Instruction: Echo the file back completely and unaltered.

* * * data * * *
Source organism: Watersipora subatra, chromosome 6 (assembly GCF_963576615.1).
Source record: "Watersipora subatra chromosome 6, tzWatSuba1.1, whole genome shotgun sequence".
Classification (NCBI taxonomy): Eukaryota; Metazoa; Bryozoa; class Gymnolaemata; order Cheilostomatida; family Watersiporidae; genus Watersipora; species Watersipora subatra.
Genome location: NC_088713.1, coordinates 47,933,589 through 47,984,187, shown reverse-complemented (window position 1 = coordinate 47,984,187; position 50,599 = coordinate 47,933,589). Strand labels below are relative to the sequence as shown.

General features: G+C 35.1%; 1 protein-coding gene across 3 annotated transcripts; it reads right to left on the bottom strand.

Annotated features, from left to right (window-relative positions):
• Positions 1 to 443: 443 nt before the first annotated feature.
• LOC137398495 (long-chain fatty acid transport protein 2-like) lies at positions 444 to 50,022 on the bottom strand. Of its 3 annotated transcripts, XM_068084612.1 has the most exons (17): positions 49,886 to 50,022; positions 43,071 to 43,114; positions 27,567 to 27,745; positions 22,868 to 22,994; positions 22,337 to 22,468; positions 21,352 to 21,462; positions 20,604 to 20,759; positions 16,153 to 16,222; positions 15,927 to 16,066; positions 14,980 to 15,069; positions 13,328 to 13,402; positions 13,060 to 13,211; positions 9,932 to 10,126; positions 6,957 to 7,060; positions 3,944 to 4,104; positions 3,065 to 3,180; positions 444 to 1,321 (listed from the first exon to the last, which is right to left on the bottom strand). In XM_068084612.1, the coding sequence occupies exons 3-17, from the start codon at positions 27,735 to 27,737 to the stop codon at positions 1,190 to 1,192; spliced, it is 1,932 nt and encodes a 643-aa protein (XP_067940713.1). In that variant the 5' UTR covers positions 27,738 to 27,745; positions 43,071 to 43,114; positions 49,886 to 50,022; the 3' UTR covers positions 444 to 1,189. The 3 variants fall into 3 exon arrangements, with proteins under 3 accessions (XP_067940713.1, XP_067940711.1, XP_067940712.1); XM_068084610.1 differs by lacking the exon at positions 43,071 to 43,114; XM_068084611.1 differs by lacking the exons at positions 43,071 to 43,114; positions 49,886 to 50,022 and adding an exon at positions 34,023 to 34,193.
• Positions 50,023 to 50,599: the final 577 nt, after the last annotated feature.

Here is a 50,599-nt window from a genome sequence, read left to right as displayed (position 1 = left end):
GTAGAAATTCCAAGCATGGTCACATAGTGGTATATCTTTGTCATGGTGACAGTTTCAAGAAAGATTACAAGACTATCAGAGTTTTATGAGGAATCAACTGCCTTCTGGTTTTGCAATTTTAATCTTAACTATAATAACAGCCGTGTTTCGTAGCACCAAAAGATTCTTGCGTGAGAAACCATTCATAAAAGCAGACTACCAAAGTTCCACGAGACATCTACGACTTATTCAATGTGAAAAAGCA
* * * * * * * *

Source organism: Watersipora subatra, chromosome 6 (assembly GCF_963576615.1).
Source record: "Watersipora subatra chromosome 6, tzWatSuba1.1, whole genome shotgun sequence".
Classification (NCBI taxonomy): Eukaryota; Metazoa; Bryozoa; class Gymnolaemata; order Cheilostomatida; family Watersiporidae; genus Watersipora; species Watersipora subatra.
Genome location: NC_088713.1, coordinates 47,933,589 through 47,984,187, shown reverse-complemented (window position 1 = coordinate 47,984,187; position 50,599 = coordinate 47,933,589). Strand labels below are relative to the sequence as shown.

General features: G+C 35.1%; 1 protein-coding gene across 3 annotated transcripts; it reads right to left on the bottom strand.

Annotated features, from left to right (window-relative positions):
• Positions 1 to 443: 443 nt before the first annotated feature.
• LOC137398495 (long-chain fatty acid transport protein 2-like) lies at positions 444 to 50,022 on the bottom strand. Of its 3 annotated transcripts, XM_068084612.1 has the most exons (17): positions 49,886 to 50,022; positions 43,071 to 43,114; positions 27,567 to 27,745; positions 22,868 to 22,994; positions 22,337 to 22,468; positions 21,352 to 21,462; positions 20,604 to 20,759; positions 16,153 to 16,222; positions 15,927 to 16,066; positions 14,980 to 15,069; positions 13,328 to 13,402; positions 13,060 to 13,211; positions 9,932 to 10,126; positions 6,957 to 7,060; positions 3,944 to 4,104; positions 3,065 to 3,180; positions 444 to 1,321 (listed from the first exon to the last, which is right to left on the bottom strand). In XM_068084612.1, the coding sequence occupies exons 3-17, from the start codon at positions 27,735 to 27,737 to the stop codon at positions 1,190 to 1,192; spliced, it is 1,932 nt and encodes a 643-aa protein (XP_067940713.1). In that variant the 5' UTR covers positions 27,738 to 27,745; positions 43,071 to 43,114; positions 49,886 to 50,022; the 3' UTR covers positions 444 to 1,189. The 3 variants fall into 3 exon arrangements, with proteins under 3 accessions (XP_067940713.1, XP_067940711.1, XP_067940712.1); XM_068084610.1 differs by lacking the exon at positions 43,071 to 43,114; XM_068084611.1 differs by lacking the exons at positions 43,071 to 43,114; positions 49,886 to 50,022 and adding an exon at positions 34,023 to 34,193.
• Positions 50,023 to 50,599: the final 577 nt, after the last annotated feature.

Here is a 50,599-nt window from a genome sequence, read left to right as displayed (position 1 = left end):
GTAGAAATTCCAAGCATGGTCACATAGTGGTATATCTTTGTCATGGTGACAGTTTCAAGAAAGATTACAAGACTATCAGAGTTTTATGAGGAATCAACTGCCTTCTGGTTTTGCAATTTTAATCTTAACTATAATAACAGCCGTGTTTCGTAGCACCAAAAGATTCTTGCGTGAGAAACCATTCATAAAAGCAGACTACCAAAGTTCCACGAGACATCTACGACTTATTCAATGTGAAAAAGCA